The solution for this, AfricaRice boss said, is to build local capacity, to address the situation and make it sustainable. “This is the objective of our workshop. This is why we are here today and for the next two weeks.

“If our artisans are able to build a thresher, a planter or a rice mill, they will be able to repair them when there is a problem,” he said.

Agriculture remains a major source of income not only in Liberia but the entire Africa. But untapped potential has resulted in persistent poverty, unemployment and deteriorating food security.

As a result, agriculture equipment building is among the key potential areas that need to be unlocked. Dr. Akintayo said, “The training we are offering is a good opportunity for all artisans present here or those who are ready to invest in agribusiness. It is also a good job opportunity for the youths.”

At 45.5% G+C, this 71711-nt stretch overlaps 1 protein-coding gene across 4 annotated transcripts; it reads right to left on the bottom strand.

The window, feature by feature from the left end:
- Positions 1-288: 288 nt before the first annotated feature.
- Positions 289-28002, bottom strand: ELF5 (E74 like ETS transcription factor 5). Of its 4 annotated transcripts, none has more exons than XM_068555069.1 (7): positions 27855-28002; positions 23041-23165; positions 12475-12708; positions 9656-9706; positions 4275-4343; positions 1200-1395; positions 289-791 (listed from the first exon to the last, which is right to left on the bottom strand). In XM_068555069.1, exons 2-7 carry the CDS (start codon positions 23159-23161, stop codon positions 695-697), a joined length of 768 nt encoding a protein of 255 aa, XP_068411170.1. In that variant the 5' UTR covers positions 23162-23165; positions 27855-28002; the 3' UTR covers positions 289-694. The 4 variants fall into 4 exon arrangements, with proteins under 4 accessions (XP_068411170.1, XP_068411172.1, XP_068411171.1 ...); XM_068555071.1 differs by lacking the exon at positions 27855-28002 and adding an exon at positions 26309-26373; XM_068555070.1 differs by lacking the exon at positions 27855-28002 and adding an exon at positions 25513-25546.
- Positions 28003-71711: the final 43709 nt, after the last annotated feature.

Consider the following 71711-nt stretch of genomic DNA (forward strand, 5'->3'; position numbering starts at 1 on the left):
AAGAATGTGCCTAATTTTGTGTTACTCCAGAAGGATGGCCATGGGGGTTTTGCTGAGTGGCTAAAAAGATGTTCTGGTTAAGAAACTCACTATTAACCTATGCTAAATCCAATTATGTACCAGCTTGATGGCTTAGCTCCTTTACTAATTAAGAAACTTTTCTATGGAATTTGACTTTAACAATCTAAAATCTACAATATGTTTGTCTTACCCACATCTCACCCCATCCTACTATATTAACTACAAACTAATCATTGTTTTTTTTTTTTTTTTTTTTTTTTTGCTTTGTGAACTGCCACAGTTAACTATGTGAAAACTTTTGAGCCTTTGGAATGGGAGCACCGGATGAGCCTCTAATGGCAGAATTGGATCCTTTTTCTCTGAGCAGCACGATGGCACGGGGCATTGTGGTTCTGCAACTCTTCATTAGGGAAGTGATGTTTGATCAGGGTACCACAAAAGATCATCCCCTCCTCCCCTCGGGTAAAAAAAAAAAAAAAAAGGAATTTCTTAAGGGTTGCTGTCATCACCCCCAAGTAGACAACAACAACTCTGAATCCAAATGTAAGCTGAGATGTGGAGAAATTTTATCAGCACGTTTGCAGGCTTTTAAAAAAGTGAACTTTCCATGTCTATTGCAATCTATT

One advantage of the new rice mills that are being fabricated is that they can be moved easily from place to place.

“It can be used to provide service in remote localities as this is the case in Senegal and Mali.

“My dream is to see this happen in Maryland, in Grand Gedeh, in Grand Kru, in Bong—for short, in all counties. We have started distributing some of the mills across the country. At least 6 counties are already served. More counties will be served very shortly,” Dr. Akintayo said.

Participants and officials at the opening of the rice mill production workshop

The AfricaRice executive hoped the participants, upon the completion of the training, will contribute to the realization and sustainability of the “dream of mine.”

“This will be possible by using acquired knowledge during this training for maintenance of the mills in your respective counties and building more mills,” Dr. Akintayo said.

“SAPEC will do everything possible to facilitate and monitor your contribution,” he added.

The workshop is being facilitated by a post-harvest and processing expert from Benin, Dr. Roger Ahounsou, and mechanization expert, Dr. Jean Moreira. Parts for the mills are locally collected.

“We don’t have to go anywhere to get the parts to make these mills. They are here with us in Liberia,” Dr. Akintayo noted.